May 1, 2014
Post By: Guest Blogger
In honor of National Infant Immunization Week, one of our own moms, Heather Duge, shares her story about considering modified immunizations for her baby, EllieKate, and ultimately what led her to choose the vaccine schedule her baby's doctor recommended.
This year’s measles outbreak, the largest one in 18 years, reminds me of the epidemic last year during my ninth month of pregnancy. Except it was a different disease – pertussis, otherwise known as whooping cough.
In September 2013, 130 patients at Children’s had been diagnosed with whooping cough, and Texas was on track to reach the highest amount of cases since 1950.
I remember thinking I would do anything to keep my baby from suffering the potentially devastating effects of whooping cough such as respiratory failure and death. The most important precaution, getting her vaccinated, is one I had questioned earlier on in my pregnancy.
My husband, Richard, and I consulted with EllieKate’s pediatrician, Roger Schorlemer, M.D., when I was five months pregnant. After researching the risks versus the benefits of vaccines, we definitely wanted to immunize at some point, but we were considering a delayed or modified schedule. Dr. Schorlemer addressed our concerns of various reactions to the vaccines and explained that research studies demonstrate the value of vaccines to diminish illnesses that have a greater degree of morbidity and mortality. He has seen it firsthand in his practice with the Haemophilus influenzae type b vaccine (Hib), which prevents meningitis and other serious and potentially fatal infections caused by the bacteria. “The Hib vaccine has markedly reduced the incidence of this disease,” says Dr. Schorlemer. “We would see children with manifestations of infection from the disease, and since the vaccine has been used, it has almost vanished.”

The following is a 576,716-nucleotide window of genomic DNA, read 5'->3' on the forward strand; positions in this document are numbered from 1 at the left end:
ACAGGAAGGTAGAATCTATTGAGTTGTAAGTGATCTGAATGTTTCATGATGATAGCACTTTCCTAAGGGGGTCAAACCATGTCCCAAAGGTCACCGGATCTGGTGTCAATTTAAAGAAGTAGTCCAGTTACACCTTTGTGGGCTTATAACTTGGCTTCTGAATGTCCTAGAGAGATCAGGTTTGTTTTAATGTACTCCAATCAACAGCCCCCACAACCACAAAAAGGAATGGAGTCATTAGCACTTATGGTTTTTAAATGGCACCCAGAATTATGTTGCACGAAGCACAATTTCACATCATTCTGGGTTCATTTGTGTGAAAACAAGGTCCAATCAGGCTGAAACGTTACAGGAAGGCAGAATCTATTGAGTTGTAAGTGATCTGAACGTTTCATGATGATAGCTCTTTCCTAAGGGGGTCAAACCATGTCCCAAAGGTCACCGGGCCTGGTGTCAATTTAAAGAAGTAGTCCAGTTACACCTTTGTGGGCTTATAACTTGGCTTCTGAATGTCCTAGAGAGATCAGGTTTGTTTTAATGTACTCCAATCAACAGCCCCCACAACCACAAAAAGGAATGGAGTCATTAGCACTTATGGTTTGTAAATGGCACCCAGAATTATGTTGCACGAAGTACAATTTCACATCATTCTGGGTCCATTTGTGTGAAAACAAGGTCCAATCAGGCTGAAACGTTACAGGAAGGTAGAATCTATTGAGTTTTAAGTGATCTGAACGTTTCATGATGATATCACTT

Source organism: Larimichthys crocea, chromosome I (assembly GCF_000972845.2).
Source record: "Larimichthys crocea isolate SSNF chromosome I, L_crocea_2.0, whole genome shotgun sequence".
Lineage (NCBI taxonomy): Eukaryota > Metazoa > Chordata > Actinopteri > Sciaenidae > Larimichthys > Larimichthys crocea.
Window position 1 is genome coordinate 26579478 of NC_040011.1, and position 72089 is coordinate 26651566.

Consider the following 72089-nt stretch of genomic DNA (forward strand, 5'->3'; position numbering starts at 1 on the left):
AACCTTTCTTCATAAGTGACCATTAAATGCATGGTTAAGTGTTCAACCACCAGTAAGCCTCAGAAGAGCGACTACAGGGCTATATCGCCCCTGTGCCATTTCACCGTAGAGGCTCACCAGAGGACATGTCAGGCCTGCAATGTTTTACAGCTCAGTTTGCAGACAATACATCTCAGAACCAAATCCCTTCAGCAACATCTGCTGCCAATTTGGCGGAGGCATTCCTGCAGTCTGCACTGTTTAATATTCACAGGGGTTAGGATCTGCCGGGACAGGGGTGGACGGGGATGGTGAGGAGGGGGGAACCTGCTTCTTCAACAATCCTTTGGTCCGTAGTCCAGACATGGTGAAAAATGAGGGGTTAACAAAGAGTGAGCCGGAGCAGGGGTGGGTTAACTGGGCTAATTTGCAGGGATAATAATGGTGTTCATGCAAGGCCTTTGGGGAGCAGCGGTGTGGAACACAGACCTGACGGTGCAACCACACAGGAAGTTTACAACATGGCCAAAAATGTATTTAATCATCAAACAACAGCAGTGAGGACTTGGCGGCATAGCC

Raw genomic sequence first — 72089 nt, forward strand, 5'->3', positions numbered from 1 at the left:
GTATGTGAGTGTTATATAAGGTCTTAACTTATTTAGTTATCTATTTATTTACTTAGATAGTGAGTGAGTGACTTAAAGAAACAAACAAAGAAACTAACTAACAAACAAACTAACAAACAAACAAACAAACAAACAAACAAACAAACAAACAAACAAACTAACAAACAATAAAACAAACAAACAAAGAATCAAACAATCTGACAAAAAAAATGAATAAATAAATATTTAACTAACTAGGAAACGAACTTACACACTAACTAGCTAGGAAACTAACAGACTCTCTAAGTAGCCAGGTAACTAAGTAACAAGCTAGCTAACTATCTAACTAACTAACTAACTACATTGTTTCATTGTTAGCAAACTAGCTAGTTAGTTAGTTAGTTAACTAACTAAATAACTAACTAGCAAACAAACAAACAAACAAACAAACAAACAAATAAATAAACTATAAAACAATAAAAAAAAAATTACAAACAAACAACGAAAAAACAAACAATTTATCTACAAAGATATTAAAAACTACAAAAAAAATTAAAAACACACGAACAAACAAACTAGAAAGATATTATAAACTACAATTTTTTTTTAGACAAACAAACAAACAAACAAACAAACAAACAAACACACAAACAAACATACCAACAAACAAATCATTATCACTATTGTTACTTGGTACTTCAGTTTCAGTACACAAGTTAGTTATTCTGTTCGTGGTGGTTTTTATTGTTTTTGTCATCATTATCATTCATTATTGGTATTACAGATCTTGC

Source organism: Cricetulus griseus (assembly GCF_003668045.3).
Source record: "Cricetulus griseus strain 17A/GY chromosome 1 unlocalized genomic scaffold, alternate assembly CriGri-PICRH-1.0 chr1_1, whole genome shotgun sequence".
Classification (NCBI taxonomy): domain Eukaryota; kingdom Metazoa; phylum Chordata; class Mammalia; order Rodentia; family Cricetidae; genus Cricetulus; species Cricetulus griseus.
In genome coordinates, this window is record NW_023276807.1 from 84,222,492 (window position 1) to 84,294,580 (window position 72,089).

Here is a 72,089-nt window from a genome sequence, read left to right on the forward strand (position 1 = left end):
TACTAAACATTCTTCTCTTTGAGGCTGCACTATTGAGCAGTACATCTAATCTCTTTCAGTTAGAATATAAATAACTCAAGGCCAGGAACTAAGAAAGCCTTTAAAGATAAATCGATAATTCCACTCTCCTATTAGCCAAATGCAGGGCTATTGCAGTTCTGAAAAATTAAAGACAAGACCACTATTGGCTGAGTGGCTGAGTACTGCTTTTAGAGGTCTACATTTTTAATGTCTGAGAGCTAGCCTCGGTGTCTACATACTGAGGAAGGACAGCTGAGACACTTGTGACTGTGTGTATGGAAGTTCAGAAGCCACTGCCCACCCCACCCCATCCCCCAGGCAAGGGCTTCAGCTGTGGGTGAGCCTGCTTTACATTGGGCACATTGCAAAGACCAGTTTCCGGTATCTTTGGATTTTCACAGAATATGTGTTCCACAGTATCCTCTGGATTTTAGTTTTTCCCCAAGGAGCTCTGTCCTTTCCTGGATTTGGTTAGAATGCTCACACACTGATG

We were also worried about the multitude of shots in a small time frame, especially at such a young age. But after hearing that newborns are the most susceptible to these vaccine-preventable diseases and not receiving all the immunizations on time could result in serious problems and even death, our decision no longer seemed complicated. It was clear that we needed to stick with the recommended vaccine schedule. EllieKate has received three rounds of immunizations so far, and we are thankful she is protected. But if every child isn’t immunized, we could continue to see epidemics if these serious diseases make a comeback.
Some parents don't let their child get the measles, mumps and rubella (MMR) vaccine because of autism concerns. But that choice can lead to much more than a bumpy, red rash. Encephalitis, an inflammation of the brain, can occur, according to Jeffrey Kahn, M.D., Director of Infectious Disease at Children’s. “There is no scientific or medical evidence that supports vaccines causing autism,” Dr. Kahn says. “At least 14 studies have definitely demonstrated no causal link.”
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